How Growth-Focused Politics Helped Build Vulnerability in Louisiana’s Flood Zones

Sep 6, 2016 by


Updated | As coastal communities from the Carolinas through New England track Tropical Storm Hermine, which struck Florida yesterday as that state’s first hurricane since 2005 before weakening, it’s worth looking back at the disastrous deluge in Louisiana for wider lessons. A good starting point is two photographs.


Flood waters recede around a modern house built on a concrete slab in Ascension Parish, La. (top). Long ago, houses in the area — like the one at bottom in Baton Rouge — were routinely elevated.
Flood waters recede around a modern house built on a concrete slab in Ascension Parish, La. (top). Long ago, houses in the area — like the one at bottom in Baton Rouge — were routinely elevated.Credit Craig E. Colten

What’s wrong with these pictures?

When the elegant plantation home was built in Baton Rouge, La., some two centuries ago, it was elevated a few feet aboveground — providing greatly boosted odds of limited damage in one of the Mississippi delta’s frequent big floods (not to mention protection from termites and the like).

When the contemporary ranch was built in a development in Ascension Parish nearby, it was set on a concrete slab — deeply vulnerable to floodwaters like those that came in the state’s astounding mega-rainfall in mid August. The photos were taken by Craig E. Colten, the Carl O. Sauer Professor of Geography at Louisiana State University and a longtime student of why communities expand in harm’s way.

He wrote a compelling piece for The Conversation digging in on the growth-oriented policies and perverse incentives that added greatly to the losses in Louisiana’s great flood of 2016.

You can read an excerpt below.

But I also recommend you read a deep dive into factors behind the scope of losses in the August flood, by Edward P. Richards, who directs the program in law, science and public health at Louisiana State’s law school. That piece includes some helpful math and flood history explaining why “one in a thousand year” storm labels or the like can greatly overstate the rarity of extreme events.

Here’s his prime point in a section under the heading “Who’s to blame?”:

From a land use perspective, the primary problem was that local planning and zoning commissions have known that the areas are prone to severe flooding for at least the 30-plus years since the 1983 flood. Homeowners and small businesses were not warned about the risk and were not advised to buy flood insurance if they were outside the FEMA 100-year flood zone. They relied on planning and zoning commissions to determine if developers were building in safe locations.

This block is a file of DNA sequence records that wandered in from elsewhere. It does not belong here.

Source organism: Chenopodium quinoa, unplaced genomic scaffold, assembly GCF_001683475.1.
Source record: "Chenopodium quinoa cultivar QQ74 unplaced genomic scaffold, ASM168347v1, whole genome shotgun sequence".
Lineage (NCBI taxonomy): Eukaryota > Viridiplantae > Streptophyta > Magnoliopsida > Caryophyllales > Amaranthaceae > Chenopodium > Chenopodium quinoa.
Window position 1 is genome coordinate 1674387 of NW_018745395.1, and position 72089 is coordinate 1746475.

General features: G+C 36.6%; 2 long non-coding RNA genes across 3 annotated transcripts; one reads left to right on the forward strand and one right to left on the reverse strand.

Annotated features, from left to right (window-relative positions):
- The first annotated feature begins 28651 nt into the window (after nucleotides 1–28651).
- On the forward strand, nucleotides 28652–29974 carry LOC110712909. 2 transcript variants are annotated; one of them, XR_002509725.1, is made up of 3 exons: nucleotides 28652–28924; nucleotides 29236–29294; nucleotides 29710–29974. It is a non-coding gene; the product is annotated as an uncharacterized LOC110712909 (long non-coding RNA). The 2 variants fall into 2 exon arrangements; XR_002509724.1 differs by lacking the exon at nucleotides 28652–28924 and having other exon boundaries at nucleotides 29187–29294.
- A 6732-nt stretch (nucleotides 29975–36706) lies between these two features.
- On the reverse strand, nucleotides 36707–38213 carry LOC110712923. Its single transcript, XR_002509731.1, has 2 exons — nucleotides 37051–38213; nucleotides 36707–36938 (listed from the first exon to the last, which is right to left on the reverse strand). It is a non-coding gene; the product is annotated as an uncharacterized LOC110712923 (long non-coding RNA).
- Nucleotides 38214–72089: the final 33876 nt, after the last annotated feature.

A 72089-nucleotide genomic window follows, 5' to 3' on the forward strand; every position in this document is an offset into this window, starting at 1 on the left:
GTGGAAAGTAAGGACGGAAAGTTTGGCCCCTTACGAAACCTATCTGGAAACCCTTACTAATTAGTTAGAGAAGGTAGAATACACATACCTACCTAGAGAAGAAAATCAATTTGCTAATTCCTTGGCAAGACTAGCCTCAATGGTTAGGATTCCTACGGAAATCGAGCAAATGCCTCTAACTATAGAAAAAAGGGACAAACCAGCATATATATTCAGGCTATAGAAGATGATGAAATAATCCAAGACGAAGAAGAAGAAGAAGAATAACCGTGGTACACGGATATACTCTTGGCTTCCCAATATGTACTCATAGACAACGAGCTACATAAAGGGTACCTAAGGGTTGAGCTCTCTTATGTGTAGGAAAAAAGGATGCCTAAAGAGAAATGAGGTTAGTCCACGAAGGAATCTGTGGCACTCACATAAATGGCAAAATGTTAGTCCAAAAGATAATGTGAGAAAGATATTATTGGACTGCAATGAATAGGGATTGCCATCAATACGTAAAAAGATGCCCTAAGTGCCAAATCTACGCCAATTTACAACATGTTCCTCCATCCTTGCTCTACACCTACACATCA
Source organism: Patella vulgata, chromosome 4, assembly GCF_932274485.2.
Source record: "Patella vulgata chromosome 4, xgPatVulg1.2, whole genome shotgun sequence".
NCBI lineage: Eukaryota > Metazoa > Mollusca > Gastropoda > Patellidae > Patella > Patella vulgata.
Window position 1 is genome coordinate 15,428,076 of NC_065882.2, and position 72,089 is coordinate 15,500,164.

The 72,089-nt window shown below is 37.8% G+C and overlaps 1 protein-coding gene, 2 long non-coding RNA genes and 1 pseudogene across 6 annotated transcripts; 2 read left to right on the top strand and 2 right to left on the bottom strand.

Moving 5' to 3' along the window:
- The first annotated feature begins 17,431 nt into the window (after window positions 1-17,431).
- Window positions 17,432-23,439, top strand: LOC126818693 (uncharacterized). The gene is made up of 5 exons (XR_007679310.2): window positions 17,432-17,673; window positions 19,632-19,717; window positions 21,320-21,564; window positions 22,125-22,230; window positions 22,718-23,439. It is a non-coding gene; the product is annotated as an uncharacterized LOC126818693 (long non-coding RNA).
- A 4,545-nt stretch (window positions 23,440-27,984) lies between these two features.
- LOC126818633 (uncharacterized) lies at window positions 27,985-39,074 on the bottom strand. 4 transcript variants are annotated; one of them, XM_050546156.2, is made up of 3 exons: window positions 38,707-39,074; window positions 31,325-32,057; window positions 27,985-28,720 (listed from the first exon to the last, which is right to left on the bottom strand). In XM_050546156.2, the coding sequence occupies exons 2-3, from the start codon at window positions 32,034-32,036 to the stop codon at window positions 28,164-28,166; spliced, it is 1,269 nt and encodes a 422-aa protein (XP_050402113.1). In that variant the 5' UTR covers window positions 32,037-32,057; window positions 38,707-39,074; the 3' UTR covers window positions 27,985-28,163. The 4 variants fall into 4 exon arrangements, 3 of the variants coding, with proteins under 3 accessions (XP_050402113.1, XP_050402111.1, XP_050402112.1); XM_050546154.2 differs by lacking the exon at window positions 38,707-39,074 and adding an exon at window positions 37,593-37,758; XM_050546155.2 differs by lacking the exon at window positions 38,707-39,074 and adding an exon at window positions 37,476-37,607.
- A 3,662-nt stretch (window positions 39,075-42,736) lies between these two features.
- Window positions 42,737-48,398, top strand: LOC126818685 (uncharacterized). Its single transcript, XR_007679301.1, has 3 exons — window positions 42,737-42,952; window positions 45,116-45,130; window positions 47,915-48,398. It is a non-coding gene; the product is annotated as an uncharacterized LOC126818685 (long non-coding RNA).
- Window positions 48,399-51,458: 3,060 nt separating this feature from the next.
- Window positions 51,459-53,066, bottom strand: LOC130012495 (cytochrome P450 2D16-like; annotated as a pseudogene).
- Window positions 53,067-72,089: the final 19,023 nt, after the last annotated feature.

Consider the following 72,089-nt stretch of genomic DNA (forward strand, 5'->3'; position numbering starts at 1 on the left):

After surveying the situation in Louisiana’s flood zone, Richards offers an all-too-familiar warning to growth-oriented municipalities in flood zones around the country:

This is a problem for every community in the United States that is subject to periodic flooding. There are many communities with millions of homes that have built themselves beyond the drainage capacity of their watersheds and face the same difficult choices about development and relocation as does the area currently flooded in Louisiana.

[Read John Schwartz’s new exploration of tropical storms in a warming climate. And for a discussion of factors that fueled the massive rains in Louisiana, including the role of greenhouse-driven climate change, click back here and listen to the related Warm Regards podcast.*]

Read further on, if you dare, and you’ll find a hair-raising nugget from Katherine Bagley’s piece for Yale Environment 360 on a new study of “severe repetitive loss properties,” rebuilt over and over and over and over again (actually many more times than that for some) thanks to subsidized federal flood insurance:


The water has receded in Central, La., but homes await the recovery and have warnings to any looters.
The water has receded in Central, La., but homes await the recovery and have warnings to any looters.Credit Edmund D. Fountain for The New York Times

In Colten’s piece, “Suburban sprawl and poor preparation worsened flood damage in Louisiana,” the geographer describes some parallels with the devastation wrought by Hurricane Katrina:


In late August, Volunteers helped clear out a flooded home in a subdivision in Baton Rouge, La.
In late August, Volunteers helped clear out a flooded home in a subdivision in Baton Rouge, La.Credit Edmund D. Fountain for The New York Times

In both cases, human decisions magnified the consequences of extreme natural events. Planning and permitting enabled development in areas that had experienced repeat floods, and agencies had failed to complete projects designed to mitigate flood damage before the storms hit.

This part of Louisiana, which is known as the Florida Parishes because it once was part of the Spanish territory of Florida, is a natural laboratory for flood studies. A benchmark flood in 1983 caused some $344 million in damages. Additional dramatic floods occurred in 1990 and 1993. In 2001 Tropical Storm Allison dumped 19 inches of rain on Baton Rouge over the course of two days and unleashed extensive inundations. And just last March, 9 to 15 inches of rain inundated much of the same area.